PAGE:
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The obscure legal system that lets corporations sue countries

to read the article by Claire Provost and Matt Kennard published in The Guardian, June 10, 2015, click on


Fifty years ago, an international legal system was created to protect the rights of foreign investors. Today, as companies win billions in damages, insiders say it has got dangerously out of control.

Most international investment treaties and free-trade deals grant foreign investors the right to activate this system, known as investor-state dispute settlement (ISDS), if they want to challenge government decisions affecting their investments. In Europe, this system has become a sticking point in negotiations over the controversial Transatlantic Trade and Investment Partnership (TTIP) deal proposed between the European Union and the US, which would massively extend its scope and power and make it harder to challenge in the future. Both France and Germany have said that they want access to investor-state dispute settlement removed from the TTIP treaty currently under discussion.

Investors have used this system not only to sue for compensation for alleged expropriation of land and factories, but also over a huge range of government measures, including environmental and social regulations, which they say infringe on their rights. Multinationals have sued to recover money they have already invested, but also for alleged lost profits and “expected future profits”. The number of suits filed against countries at the ICSID is now around 500 – and that figure is growing at an average rate of one case a week.

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TPP – Investment Chapter, WikiLeaks, 56 pp

TPP Investment Chapter for all 12 nations, WikiLeaks release March 25, 2015, 56 pp

more at www.alternativetrademandate.org and www.citizen.org

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The Lie of the Weak State and Less Work is More

The good condition of German labor markets is in reality in a catastrophic state. Unemployment is an “act of violence” against every individual unemployed person. At the same time unemployment represents an enormous waste for society as a whole. From 2001 to 2013, mass unemployment in Germany entailed almost a trillion Euros in fiscal costs. These costs contrast with zero benefits…

The state still has a strong power position unlike the thesis believed by many that the state is weak today and only capable of small steps while leading its citizens by the nose with trivialities

Heinz J. Bontrup is a German economist with the Alternative Economic Policy study group in Bremen. To read his two articles from 2014 and 2015, click on


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Risks and Opportunities for Consumer Welfare in the TTIP, 56 pp

Frank Bsirske Of the German Verdi service union said the TTIP is a “black box” transferring sovereignty from states and communities to corporations. Labor and environmental regulations can be chilled or invalidated as “takings” or “indirect expropriations.” Public interest legislation can be annulled as violations of the “human right to profit.”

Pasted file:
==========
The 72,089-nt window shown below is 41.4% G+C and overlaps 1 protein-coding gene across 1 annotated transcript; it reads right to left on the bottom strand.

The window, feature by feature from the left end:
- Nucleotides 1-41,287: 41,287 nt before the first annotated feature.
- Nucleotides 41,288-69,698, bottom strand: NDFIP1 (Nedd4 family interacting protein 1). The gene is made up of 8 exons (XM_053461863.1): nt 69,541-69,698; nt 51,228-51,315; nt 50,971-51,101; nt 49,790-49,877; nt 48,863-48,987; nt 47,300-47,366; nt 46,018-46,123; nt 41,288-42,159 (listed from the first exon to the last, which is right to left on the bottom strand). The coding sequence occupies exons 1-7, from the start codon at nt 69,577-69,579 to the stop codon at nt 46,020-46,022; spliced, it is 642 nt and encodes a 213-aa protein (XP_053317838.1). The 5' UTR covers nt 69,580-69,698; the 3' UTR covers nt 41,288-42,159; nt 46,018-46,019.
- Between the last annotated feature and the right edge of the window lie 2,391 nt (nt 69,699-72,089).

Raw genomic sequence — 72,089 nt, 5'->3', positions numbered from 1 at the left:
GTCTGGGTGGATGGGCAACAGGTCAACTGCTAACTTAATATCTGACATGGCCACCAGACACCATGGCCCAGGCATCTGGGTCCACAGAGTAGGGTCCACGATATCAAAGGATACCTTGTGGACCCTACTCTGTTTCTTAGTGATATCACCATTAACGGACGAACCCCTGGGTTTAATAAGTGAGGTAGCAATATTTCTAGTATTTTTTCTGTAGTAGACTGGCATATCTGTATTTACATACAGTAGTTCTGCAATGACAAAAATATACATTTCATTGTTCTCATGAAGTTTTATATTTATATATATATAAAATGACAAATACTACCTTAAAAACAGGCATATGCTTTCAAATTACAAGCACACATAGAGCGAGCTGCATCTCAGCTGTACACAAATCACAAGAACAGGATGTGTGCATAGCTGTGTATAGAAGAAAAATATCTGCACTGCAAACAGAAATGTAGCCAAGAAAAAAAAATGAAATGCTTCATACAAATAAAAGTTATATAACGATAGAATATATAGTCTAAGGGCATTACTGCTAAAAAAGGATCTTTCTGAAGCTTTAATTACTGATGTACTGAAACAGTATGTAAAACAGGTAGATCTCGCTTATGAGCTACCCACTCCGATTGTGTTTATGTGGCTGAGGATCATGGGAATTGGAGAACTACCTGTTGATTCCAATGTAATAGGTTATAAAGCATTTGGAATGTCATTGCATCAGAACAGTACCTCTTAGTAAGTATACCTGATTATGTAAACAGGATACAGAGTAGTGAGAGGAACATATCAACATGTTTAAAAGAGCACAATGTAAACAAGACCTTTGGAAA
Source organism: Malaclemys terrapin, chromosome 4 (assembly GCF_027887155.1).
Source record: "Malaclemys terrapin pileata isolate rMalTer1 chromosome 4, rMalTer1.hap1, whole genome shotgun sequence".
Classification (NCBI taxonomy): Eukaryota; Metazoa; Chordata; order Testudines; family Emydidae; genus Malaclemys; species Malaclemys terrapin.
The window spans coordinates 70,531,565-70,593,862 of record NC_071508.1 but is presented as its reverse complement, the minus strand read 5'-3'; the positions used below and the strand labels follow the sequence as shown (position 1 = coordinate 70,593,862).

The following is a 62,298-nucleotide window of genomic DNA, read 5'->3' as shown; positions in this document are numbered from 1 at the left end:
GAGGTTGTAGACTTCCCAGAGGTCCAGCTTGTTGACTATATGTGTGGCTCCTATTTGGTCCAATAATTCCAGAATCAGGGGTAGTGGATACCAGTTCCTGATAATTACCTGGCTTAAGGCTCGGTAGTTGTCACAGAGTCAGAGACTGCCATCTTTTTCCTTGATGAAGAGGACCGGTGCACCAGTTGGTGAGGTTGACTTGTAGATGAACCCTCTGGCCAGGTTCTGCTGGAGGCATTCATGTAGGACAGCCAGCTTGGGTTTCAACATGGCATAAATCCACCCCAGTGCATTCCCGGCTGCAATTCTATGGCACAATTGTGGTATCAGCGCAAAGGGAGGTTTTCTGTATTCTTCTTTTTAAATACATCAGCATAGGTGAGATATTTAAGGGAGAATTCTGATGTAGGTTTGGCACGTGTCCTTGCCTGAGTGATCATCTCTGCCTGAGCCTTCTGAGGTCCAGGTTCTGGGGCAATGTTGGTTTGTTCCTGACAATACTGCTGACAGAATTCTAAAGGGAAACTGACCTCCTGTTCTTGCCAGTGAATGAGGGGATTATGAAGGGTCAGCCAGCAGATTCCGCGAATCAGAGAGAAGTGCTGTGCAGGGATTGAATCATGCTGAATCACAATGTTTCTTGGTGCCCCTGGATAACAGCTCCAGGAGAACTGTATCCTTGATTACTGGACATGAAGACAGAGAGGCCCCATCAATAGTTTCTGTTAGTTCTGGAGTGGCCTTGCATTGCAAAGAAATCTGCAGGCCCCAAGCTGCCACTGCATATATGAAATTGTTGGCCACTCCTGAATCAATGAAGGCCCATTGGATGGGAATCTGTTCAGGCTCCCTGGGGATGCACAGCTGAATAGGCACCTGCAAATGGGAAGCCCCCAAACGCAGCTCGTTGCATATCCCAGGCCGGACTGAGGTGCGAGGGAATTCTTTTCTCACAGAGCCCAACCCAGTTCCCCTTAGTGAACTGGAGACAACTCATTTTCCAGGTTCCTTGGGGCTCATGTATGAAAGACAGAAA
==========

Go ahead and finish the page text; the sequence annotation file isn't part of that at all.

Risks and Opportunities for Consumer Welfare Arising from the Transatlantic Trade and Investment Partnership (TTIP), Friedrich Ebert foundation, February 2015, 56 pp


TTIP represents a crisis for democracy and the constitutional state. A parallel private arbitration system allows three corporate lawyers to serve as judges making irrevocable decisions. Philip Morris is suing Australia and Uruguay for lost profits because of warnings on cigarette packages. Vattenfall is suing Germany for 4 billion euros for closing two nuclear reactors. Veolea, a French company and owner of an Egyptian waste disposal company, is suing Egypt for losses from a higher Egyptian minimum wage.

Richard Trumka of the AFL-CIA describes the TTIP as “secret tribunals” where only “foreign investors” can sue. Frank Bsirske Of the German Verdi service union said the TTIP is a “black box” transferring sovereignty from states and communities to corporations. Labor and environmental regulations can be chilled or invalidated as “takings” or “indirect expropriations.” Public interest legislation can be annulled as violations of the “human right to profit.”

more at www.alternativetrademandate.org, www.citizen.org and www.kickitover.org

and from economist Prof. Martin Hart-Landsberg, Lewis and Clark College at a recent AFL-CIO event:

Reports from the Economic Front


Oppose Fast Track And The TPP

“Reports From The Economic Front” is moving. For a short time it will appear at both its current location and future home. Those of you receiving it by email will need to re-enter your email address at the new site.

It is looking increasing likely that the U.S. Congress is going to approve a Fast Track mechanism which will be used to pass the Transpacific Partnership (TPP) agreement. This is not good. What follows is the text of a talk I gave at an April 2015 Oregon AFL-CIO sponsored event on the TPP.

I don’t have much time so I am going to try and make my points as quickly but as clearly as I can.

First, globalization is a process that is shaped by power and current globalization dynamics reflect corporate interests. Sadly, these dynamics have produced a globalization process that is harmful to workers in all the countries involved.